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HomeTop NewsIncarcerated Imran Allowed to Speak to His Sons on Phone, Unlike Nawaz

Incarcerated Imran Allowed to Speak to His Sons on Phone, Unlike Nawaz

ISLAMABAD – In a notable divergence from past practices, former prime minister and leader of the Pakistan Tehreek-e-Insaf (PTI) party, Imran Khan, currently held in Attock jail since August 5, has been allowed to communicate with his sons over the phone. This decision was issued by a special court on Thursday.

Khan, presently under judicial custody until September 13 due to a cipher case, has been confined within Attock prison since his arrest on August 5 following his conviction in the Toshakhana case. The conviction, based on graft charges, led to his immediate detention and subsequent transfer to prison.

Remarkably, on August 29, the Islamabad High Court suspended Khan’s sentence related to the Toshakhana case. During his incarceration in Attock jail, a special court had placed him on judicial remand on August 16, which was subsequently extended by an additional 14 days.

Through his legal representatives Umair Niazi and Shiraz Ahmed, the PTI chief filed a petition before Judge Abul Hasnat Zulqarnain, appealing for the opportunity to communicate with his sons, Qasim and Sulaiman, either through telephone or WhatsApp. The court approved his plea, directing Attock Jail officials to facilitate the conversation between Khan and his sons.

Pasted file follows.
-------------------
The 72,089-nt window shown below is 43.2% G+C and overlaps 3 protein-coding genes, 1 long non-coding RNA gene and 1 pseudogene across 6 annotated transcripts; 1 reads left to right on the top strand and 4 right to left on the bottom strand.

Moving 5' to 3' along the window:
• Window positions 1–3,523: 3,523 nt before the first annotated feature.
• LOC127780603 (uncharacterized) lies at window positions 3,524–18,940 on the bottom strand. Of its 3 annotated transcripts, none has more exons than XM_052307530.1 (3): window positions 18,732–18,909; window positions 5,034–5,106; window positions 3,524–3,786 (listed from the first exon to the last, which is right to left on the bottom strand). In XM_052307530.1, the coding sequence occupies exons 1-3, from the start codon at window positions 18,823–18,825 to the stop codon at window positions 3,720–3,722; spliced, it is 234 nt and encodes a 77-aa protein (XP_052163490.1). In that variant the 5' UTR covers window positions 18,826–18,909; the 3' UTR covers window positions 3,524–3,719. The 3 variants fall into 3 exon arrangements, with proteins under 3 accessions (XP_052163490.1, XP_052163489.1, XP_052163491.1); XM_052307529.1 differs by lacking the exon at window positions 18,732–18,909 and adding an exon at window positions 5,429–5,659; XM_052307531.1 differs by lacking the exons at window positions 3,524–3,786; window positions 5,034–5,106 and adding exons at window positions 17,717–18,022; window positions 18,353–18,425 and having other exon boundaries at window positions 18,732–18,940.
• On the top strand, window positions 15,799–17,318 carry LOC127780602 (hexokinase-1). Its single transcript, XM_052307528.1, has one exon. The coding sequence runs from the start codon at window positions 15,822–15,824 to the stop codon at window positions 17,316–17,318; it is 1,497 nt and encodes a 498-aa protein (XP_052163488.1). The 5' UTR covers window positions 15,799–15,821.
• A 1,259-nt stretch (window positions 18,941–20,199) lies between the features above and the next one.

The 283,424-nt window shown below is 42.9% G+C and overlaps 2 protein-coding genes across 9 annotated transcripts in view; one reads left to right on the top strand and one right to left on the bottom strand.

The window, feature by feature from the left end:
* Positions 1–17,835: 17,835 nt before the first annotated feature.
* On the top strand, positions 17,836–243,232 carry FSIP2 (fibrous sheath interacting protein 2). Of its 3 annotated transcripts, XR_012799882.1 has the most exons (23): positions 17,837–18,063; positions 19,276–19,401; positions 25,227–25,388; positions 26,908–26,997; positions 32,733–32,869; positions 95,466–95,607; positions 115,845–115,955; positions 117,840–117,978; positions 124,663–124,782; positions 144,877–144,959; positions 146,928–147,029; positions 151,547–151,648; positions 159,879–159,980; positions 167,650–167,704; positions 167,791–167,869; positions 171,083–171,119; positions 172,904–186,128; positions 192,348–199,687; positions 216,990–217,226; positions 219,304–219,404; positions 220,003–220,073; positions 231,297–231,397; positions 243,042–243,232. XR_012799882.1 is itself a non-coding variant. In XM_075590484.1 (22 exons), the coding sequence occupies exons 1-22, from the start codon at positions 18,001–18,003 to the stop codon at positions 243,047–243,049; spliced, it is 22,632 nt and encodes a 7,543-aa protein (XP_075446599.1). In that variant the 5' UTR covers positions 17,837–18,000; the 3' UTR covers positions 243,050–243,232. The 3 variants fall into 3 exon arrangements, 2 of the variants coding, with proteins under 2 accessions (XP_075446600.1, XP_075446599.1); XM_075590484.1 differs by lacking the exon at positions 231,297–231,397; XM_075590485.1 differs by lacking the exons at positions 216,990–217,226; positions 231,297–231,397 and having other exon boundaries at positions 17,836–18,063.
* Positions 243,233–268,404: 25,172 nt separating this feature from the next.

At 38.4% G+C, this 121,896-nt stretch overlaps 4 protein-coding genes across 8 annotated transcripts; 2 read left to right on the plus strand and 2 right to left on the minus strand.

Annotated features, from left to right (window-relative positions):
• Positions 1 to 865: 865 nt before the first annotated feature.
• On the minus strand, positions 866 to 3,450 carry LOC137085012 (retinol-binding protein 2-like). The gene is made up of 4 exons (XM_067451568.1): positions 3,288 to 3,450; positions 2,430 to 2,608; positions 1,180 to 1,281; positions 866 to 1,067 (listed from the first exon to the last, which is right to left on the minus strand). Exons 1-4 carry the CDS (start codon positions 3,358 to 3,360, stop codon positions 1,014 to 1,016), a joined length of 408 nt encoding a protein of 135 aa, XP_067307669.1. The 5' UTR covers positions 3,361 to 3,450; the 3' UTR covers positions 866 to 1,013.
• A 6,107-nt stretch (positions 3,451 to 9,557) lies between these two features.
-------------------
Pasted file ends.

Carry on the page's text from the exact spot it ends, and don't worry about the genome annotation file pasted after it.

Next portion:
It is notable that during Imran Khan’s tenure as prime minister in 2018, his predecessor Nawaz Sharif, a member of the Pakistan Muslim League-Nawaz (PML-N), was denied the chance to communicate with his ailing wife, who was then grappling with cancer while receiving treatment in a London hospital. The former first lady, Begum Kulsoom Nawaz, tragically passed away in September 2018 in the UK capital.

Read more: Imran Khan’s Remand Extended by 14 Days in Cipher Case

This recent divergence in treatment between imprisoned political leaders has led to contrasting reactions from various quarters. Leaders from the PML-N have repeatedly highlighted the disparity, criticizing the PTI government’s actions as “cruel.” This development raises questions about equitable treatment for incarcerated politicians and the evolving dynamics of governance in Pakistan.


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